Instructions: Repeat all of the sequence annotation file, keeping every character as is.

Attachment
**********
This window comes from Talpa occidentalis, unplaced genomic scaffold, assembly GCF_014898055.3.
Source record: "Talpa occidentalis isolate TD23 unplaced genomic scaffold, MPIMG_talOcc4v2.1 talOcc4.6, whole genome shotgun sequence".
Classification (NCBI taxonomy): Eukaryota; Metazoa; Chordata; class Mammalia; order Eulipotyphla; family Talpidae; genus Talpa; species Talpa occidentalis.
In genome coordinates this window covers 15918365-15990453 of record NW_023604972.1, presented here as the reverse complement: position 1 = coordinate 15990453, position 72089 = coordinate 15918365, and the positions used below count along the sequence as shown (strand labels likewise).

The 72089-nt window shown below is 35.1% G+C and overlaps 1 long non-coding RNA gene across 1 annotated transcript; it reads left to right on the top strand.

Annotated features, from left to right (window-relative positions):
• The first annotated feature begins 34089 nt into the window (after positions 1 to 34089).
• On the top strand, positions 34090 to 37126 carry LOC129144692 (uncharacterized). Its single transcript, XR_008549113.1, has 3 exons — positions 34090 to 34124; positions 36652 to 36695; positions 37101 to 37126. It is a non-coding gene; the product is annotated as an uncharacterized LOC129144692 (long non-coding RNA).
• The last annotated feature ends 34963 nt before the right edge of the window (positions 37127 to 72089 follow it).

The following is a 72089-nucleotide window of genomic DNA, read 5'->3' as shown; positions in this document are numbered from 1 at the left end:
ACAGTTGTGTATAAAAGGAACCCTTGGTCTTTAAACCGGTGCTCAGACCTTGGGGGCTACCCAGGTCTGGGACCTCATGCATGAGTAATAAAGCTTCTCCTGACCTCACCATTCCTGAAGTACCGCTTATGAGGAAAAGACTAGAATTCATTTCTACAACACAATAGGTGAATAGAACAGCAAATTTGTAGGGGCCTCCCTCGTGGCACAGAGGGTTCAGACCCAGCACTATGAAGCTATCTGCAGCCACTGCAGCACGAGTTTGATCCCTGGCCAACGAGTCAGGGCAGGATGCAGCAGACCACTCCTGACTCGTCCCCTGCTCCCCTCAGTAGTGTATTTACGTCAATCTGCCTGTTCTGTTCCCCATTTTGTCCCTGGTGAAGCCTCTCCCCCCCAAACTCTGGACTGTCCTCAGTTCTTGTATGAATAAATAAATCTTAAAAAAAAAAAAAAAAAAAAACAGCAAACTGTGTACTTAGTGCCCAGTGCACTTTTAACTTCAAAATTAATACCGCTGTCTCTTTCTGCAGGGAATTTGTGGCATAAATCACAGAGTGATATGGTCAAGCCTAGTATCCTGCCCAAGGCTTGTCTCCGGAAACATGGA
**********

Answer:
This window comes from Talpa occidentalis, unplaced genomic scaffold, assembly GCF_014898055.3.
Source record: "Talpa occidentalis isolate TD23 unplaced genomic scaffold, MPIMG_talOcc4v2.1 talOcc4.6, whole genome shotgun sequence".
Classification (NCBI taxonomy): Eukaryota; Metazoa; Chordata; class Mammalia; order Eulipotyphla; family Talpidae; genus Talpa; species Talpa occidentalis.
In genome coordinates this window covers 15918365-15990453 of record NW_023604972.1, presented here as the reverse complement: position 1 = coordinate 15990453, position 72089 = coordinate 15918365, and the positions used below count along the sequence as shown (strand labels likewise).

The 72089-nt window shown below is 35.1% G+C and overlaps 1 long non-coding RNA gene across 1 annotated transcript; it reads left to right on the top strand.

Annotated features, from left to right (window-relative positions):
• The first annotated feature begins 34089 nt into the window (after positions 1 to 34089).
• On the top strand, positions 34090 to 37126 carry LOC129144692 (uncharacterized). Its single transcript, XR_008549113.1, has 3 exons — positions 34090 to 34124; positions 36652 to 36695; positions 37101 to 37126. It is a non-coding gene; the product is annotated as an uncharacterized LOC129144692 (long non-coding RNA).
• The last annotated feature ends 34963 nt before the right edge of the window (positions 37127 to 72089 follow it).

The following is a 72089-nucleotide window of genomic DNA, read 5'->3' as shown; positions in this document are numbered from 1 at the left end:
ACAGTTGTGTATAAAAGGAACCCTTGGTCTTTAAACCGGTGCTCAGACCTTGGGGGCTACCCAGGTCTGGGACCTCATGCATGAGTAATAAAGCTTCTCCTGACCTCACCATTCCTGAAGTACCGCTTATGAGGAAAAGACTAGAATTCATTTCTACAACACAATAGGTGAATAGAACAGCAAATTTGTAGGGGCCTCCCTCGTGGCACAGAGGGTTCAGACCCAGCACTATGAAGCTATCTGCAGCCACTGCAGCACGAGTTTGATCCCTGGCCAACGAGTCAGGGCAGGATGCAGCAGACCACTCCTGACTCGTCCCCTGCTCCCCTCAGTAGTGTATTTACGTCAATCTGCCTGTTCTGTTCCCCATTTTGTCCCTGGTGAAGCCTCTCCCCCCCAAACTCTGGACTGTCCTCAGTTCTTGTATGAATAAATAAATCTTAAAAAAAAAAAAAAAAAAAAACAGCAAACTGTGTACTTAGTGCCCAGTGCACTTTTAACTTCAAAATTAATACCGCTGTCTCTTTCTGCAGGGAATTTGTGGCATAAATCACAGAGTGATATGGTCAAGCCTAGTATCCTGCCCAAGGCTTGTCTCCGGAAACATGGA